Used 2009 Bentley Continental Flying Spur Review
With German bloodlines and British decor, the 2009 Bentley Continental Flying Spur ultra-luxury sedan offers the best of both worlds at a relatively reasonable price.
Plastic surgery is no stranger to Beverly Hills, nor is it to the 2009 Bentley Continental Flying Spur. Like the legion of biological revisionists roaming the palm-tree-lined streets of Rodeo Drive, this four-door Bentley has had some work done. Nothing major, though -- it's more of a touch-up for the nose, chin and headlights, and maybe a little lipo for a more slender tail.
Keeping up appearances is paramount for the Flying Spur, especially considering the formidable competition in the form of the stratospherically priced Maybach 57 and Rolls-Royce Phantom. It's likely that buyer seriously contemplating ownership of any of these ultra-luxury sedans wouldn't offer so much as a raised eyebrow at their multi-$100,000 stickers, but there's no doubt some satisfaction to be gained from knowing that the Bentley Continental Flying Spur costs about half as much.
It's been said that Rolls-Royces are meant to be driven in, while Bentleys are meant to be driven. The Continental Flying Spur maintains that tradition with some truly impressive numbers. With 552 hp, a 0-60-mph time under 5 seconds, stopping from 60 mph in only 116 feet and a top speed of 194 mph, you would think there was a supercar underneath. On top of those figures, the Flying Spur blew through our instrumented slalom test at speeds that rival its two-door Continental GT coupe stablemate. This beauty is definitely more than skin-deep.
Inside, the Continental Flying Spur bathes occupants in sumptuous wood and leather that covers nearly every surface. Since Bentley operates under its parent company of Volkswagen/Audi, the switchgear is much more functional than the fussy knobs and buttons from previous models -- though it must be said that the controls lack a bit of the panache and romance from the past, and they aren't the most intuitive, either.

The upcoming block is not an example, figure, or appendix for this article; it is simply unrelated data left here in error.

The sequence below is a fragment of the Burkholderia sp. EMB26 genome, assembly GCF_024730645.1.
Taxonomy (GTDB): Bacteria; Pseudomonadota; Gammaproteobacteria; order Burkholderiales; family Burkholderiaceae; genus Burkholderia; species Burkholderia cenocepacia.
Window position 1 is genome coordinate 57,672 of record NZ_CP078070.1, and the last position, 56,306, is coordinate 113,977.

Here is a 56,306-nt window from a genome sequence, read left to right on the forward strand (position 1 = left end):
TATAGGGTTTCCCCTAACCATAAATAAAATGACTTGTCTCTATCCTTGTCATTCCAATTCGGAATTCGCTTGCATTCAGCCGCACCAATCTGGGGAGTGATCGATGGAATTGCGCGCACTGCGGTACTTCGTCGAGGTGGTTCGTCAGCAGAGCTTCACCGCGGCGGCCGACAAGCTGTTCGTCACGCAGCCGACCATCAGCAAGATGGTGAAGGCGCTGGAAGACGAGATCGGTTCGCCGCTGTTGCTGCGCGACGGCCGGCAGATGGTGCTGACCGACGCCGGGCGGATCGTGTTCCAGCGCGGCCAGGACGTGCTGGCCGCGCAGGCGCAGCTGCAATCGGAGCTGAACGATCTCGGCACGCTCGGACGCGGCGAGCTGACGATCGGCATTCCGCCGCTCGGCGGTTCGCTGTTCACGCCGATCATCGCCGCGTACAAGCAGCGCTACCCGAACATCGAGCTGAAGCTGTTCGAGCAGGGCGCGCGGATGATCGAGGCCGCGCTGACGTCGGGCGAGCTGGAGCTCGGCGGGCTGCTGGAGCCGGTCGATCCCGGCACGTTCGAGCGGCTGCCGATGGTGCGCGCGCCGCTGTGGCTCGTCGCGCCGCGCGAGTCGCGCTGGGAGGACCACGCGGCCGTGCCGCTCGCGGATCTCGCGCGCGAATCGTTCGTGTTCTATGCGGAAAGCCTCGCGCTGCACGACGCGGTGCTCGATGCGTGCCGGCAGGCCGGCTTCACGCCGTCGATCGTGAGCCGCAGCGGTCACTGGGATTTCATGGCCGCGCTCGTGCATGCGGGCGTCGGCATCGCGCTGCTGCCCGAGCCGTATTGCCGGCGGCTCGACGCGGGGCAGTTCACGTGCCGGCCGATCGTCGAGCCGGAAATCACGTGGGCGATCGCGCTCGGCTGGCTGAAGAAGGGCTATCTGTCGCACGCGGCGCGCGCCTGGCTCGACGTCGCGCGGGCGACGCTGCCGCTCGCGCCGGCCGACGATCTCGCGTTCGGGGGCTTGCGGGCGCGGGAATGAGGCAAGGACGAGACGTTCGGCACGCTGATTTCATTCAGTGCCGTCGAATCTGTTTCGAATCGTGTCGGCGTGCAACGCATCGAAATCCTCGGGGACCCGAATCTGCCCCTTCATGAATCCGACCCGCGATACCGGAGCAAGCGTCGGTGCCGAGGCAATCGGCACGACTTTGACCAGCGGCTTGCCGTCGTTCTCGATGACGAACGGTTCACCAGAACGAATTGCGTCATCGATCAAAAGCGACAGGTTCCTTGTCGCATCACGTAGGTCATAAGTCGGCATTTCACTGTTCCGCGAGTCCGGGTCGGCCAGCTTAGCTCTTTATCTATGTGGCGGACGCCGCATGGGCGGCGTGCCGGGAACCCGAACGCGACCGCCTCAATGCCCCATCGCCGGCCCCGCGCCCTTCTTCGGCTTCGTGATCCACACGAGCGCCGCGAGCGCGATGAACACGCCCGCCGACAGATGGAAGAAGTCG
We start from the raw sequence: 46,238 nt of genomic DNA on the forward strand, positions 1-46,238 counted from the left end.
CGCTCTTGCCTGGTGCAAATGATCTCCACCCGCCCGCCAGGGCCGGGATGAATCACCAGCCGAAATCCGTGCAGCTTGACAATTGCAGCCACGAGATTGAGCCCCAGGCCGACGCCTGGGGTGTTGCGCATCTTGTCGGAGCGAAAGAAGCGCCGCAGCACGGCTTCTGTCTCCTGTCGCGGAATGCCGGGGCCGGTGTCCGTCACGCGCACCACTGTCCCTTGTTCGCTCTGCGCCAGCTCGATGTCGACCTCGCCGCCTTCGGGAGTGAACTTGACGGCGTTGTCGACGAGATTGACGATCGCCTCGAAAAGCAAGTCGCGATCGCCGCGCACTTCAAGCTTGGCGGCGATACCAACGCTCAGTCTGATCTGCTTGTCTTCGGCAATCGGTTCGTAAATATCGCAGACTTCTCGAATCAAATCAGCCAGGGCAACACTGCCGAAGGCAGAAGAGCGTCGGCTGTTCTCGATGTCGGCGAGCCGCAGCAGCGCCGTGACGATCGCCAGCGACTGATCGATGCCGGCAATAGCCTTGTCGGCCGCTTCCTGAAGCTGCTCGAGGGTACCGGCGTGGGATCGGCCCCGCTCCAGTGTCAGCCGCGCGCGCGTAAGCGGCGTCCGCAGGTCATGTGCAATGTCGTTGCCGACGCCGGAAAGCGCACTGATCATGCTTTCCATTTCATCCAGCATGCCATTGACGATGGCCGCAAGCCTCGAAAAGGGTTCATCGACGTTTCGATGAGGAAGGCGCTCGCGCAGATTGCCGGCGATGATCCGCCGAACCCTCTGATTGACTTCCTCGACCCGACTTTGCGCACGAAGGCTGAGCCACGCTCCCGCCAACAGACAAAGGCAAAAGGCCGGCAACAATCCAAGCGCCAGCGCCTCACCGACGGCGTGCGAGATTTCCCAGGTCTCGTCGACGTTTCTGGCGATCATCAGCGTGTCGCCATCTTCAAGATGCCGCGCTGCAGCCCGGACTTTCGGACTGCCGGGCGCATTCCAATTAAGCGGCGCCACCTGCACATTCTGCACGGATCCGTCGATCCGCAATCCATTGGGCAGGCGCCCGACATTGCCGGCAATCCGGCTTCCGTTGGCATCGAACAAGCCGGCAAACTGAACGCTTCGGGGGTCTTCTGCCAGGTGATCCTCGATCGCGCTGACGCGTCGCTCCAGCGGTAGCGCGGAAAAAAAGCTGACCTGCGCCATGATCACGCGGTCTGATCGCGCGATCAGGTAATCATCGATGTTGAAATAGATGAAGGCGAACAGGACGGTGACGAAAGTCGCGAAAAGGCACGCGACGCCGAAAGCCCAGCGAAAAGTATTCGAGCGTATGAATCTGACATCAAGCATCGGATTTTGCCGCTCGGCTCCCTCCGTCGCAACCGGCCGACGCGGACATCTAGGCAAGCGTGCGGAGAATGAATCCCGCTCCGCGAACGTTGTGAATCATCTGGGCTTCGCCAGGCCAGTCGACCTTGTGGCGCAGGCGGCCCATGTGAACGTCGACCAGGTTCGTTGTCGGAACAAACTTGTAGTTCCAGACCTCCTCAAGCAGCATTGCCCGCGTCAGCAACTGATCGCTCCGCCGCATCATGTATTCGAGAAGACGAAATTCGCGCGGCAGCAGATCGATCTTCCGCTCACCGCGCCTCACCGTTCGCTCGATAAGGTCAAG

Stacked up against its Rolls-Royce Phantom and Maybach 57 competitors, the 2009 Bentley Continental Flying Spur definitely has its work cut out. Given that all three of these ultraluxury sedans feature the best of German engineering, there is really no loser among them. Even with the significantly lower cost of admission for the Bentley, the decision comes down to which interpretation of luxury you prefer.
trim levels & features
The 2009 Bentley Continental Flying Spur is a high-performance ultraluxury sedan that is offered in one very well-appointed trim level. Standard features include 19-inch wheels, an adjustable air suspension, bi-xenon headlamps, four-zone automatic climate control, heated rear seats with lumbar massage, 16-way power front seats with heating, cooling and lumbar massage, keyless ignition and entry, and a sunroof. Also standard is a 12-speaker sound system with six-CD changer, satellite radio, a navigation system, Bluetooth phone connectivity and leather upholstery that requires a herd-thinning 11 cowhides.
Options include power-adjustable rear seats with a full rear center console, flip-down wooden picnic tables for rear passengers, a full-length three-passenger rear seat, a heated steering wheel, a back-up camera, a rear-seat entertainment system with twin display screens, a power opening and closing trunk, adaptive cruise control, a refrigerated bottle cooler, a 15-speaker Naim sound system and iPod integration. The Mulliner Driving Specification package includes special 20-inch wheels, diamond-quilted leather, contrasting stitching, nostalgic seat piping, drilled alloy sport pedals, twin LCD screens for the rear passengers, a rear-seat bottle cooler and lamb's-wool carpeting. Buyers of non-Mulliner models can choose from 17 different leather hues, seven wood veneers and a dizzying array of exterior paints.